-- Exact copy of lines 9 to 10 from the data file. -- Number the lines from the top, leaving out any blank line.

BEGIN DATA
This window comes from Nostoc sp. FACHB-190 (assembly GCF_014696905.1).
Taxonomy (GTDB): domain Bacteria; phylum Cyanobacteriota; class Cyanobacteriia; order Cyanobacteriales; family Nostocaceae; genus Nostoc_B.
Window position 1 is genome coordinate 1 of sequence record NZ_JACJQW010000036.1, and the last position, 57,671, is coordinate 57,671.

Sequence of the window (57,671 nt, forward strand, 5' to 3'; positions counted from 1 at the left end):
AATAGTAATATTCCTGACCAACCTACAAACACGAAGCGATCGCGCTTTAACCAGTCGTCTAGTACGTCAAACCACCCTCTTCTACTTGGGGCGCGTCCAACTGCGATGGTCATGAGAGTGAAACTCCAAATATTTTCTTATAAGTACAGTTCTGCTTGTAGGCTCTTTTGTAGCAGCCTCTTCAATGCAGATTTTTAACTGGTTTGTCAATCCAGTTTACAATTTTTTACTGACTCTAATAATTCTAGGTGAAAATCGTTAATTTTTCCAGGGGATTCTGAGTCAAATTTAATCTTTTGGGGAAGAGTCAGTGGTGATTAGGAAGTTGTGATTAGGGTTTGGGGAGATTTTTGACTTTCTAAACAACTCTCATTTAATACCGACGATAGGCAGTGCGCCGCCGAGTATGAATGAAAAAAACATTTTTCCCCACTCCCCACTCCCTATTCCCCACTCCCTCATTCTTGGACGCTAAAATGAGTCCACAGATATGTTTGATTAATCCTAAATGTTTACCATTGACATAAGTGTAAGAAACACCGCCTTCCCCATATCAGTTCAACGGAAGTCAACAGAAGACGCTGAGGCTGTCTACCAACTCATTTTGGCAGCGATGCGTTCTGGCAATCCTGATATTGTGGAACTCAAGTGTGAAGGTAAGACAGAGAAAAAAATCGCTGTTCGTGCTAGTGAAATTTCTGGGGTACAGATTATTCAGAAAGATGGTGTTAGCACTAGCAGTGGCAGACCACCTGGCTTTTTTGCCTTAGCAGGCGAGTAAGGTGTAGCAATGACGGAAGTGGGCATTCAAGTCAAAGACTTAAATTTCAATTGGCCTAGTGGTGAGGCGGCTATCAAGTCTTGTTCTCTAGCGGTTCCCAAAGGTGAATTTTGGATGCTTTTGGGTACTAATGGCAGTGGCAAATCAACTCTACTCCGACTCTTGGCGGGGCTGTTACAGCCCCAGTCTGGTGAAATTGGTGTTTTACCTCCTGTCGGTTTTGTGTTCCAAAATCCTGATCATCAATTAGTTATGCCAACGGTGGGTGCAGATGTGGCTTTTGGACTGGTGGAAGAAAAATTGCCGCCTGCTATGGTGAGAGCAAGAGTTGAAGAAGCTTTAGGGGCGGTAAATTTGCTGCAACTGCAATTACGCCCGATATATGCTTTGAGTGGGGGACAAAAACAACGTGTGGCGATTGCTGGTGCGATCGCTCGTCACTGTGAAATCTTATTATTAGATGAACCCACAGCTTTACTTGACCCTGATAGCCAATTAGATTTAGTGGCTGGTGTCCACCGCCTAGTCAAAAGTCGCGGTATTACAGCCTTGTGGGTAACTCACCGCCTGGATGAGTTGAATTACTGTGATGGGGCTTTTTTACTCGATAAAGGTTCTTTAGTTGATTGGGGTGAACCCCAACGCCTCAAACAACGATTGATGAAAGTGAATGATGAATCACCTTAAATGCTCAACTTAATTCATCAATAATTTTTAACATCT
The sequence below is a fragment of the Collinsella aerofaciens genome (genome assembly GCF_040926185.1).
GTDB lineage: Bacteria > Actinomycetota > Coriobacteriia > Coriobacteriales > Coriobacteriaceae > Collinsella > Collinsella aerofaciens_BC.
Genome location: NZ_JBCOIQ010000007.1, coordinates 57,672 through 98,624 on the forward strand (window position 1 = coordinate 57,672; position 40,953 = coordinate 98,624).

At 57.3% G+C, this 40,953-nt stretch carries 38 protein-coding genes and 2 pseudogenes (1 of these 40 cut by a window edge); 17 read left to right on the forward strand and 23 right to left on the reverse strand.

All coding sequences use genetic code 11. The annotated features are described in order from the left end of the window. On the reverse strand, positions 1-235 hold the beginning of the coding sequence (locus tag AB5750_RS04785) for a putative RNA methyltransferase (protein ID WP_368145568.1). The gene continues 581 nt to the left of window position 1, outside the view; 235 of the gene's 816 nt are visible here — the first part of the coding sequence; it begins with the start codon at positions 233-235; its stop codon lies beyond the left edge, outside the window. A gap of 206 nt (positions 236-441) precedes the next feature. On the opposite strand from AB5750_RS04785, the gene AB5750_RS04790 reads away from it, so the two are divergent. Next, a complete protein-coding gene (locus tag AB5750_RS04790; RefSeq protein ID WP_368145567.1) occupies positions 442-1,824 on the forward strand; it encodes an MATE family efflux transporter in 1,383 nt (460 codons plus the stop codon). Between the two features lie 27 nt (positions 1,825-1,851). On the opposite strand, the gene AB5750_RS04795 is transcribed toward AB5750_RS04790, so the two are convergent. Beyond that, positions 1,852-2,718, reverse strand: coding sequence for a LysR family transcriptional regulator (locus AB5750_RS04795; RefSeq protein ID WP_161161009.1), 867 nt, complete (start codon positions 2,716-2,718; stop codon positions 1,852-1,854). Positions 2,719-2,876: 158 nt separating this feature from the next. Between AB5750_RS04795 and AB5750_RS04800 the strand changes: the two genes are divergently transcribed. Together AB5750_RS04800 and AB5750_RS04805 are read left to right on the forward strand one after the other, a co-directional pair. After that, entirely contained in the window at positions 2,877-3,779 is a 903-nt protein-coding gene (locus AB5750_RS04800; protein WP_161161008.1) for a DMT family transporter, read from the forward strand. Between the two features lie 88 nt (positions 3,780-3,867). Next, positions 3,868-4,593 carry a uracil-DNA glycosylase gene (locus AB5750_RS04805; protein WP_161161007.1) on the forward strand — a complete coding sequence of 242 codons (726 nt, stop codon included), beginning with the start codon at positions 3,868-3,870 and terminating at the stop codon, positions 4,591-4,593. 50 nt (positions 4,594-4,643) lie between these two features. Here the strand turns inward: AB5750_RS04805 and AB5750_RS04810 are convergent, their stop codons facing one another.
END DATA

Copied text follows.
At 57.3% G+C, this 40,953-nt stretch carries 38 protein-coding genes and 2 pseudogenes (1 of these 40 cut by a window edge); 17 read left to right on the forward strand and 23 right to left on the reverse strand.

All coding sequences use genetic code 11. The annotated features are described in order from the left end of the window. On the reverse strand, positions 1-235 hold the beginning of the coding sequence (locus tag AB5750_RS04785) for a putative RNA methyltransferase (protein ID WP_368145568.1). The gene continues 581 nt to the left of window position 1, outside the view; 235 of the gene's 816 nt are visible here — the first part of the coding sequence; it begins with the start codon at positions 233-235; its stop codon lies beyond the left edge, outside the window. A gap of 206 nt (positions 236-441) precedes the next feature. On the opposite strand from AB5750_RS04785, the gene AB5750_RS04790 reads away from it, so the two are divergent. Next, a complete protein-coding gene (locus tag AB5750_RS04790; RefSeq protein ID WP_368145567.1) occupies positions 442-1,824 on the forward strand; it encodes an MATE family efflux transporter in 1,383 nt (460 codons plus the stop codon). Between the two features lie 27 nt (positions 1,825-1,851). On the opposite strand, the gene AB5750_RS04795 is transcribed toward AB5750_RS04790, so the two are convergent. Beyond that, positions 1,852-2,718, reverse strand: coding sequence for a LysR family transcriptional regulator (locus AB5750_RS04795; RefSeq protein ID WP_161161009.1), 867 nt, complete (start codon positions 2,716-2,718; stop codon positions 1,852-1,854). Positions 2,719-2,876: 158 nt separating this feature from the next. Between AB5750_RS04795 and AB5750_RS04800 the strand changes: the two genes are divergently transcribed. Together AB5750_RS04800 and AB5750_RS04805 are read left to right on the forward strand one after the other, a co-directional pair. After that, entirely contained in the window at positions 2,877-3,779 is a 903-nt protein-coding gene (locus AB5750_RS04800; protein WP_161161008.1) for a DMT family transporter, read from the forward strand. Between the two features lie 88 nt (positions 3,780-3,867). Next, positions 3,868-4,593 carry a uracil-DNA glycosylase gene (locus AB5750_RS04805; protein WP_161161007.1) on the forward strand — a complete coding sequence of 242 codons (726 nt, stop codon included), beginning with the start codon at positions 3,868-3,870 and terminating at the stop codon, positions 4,591-4,593. 50 nt (positions 4,594-4,643) lie between these two features. Here the strand turns inward: AB5750_RS04805 and AB5750_RS04810 are convergent, their stop codons facing one another.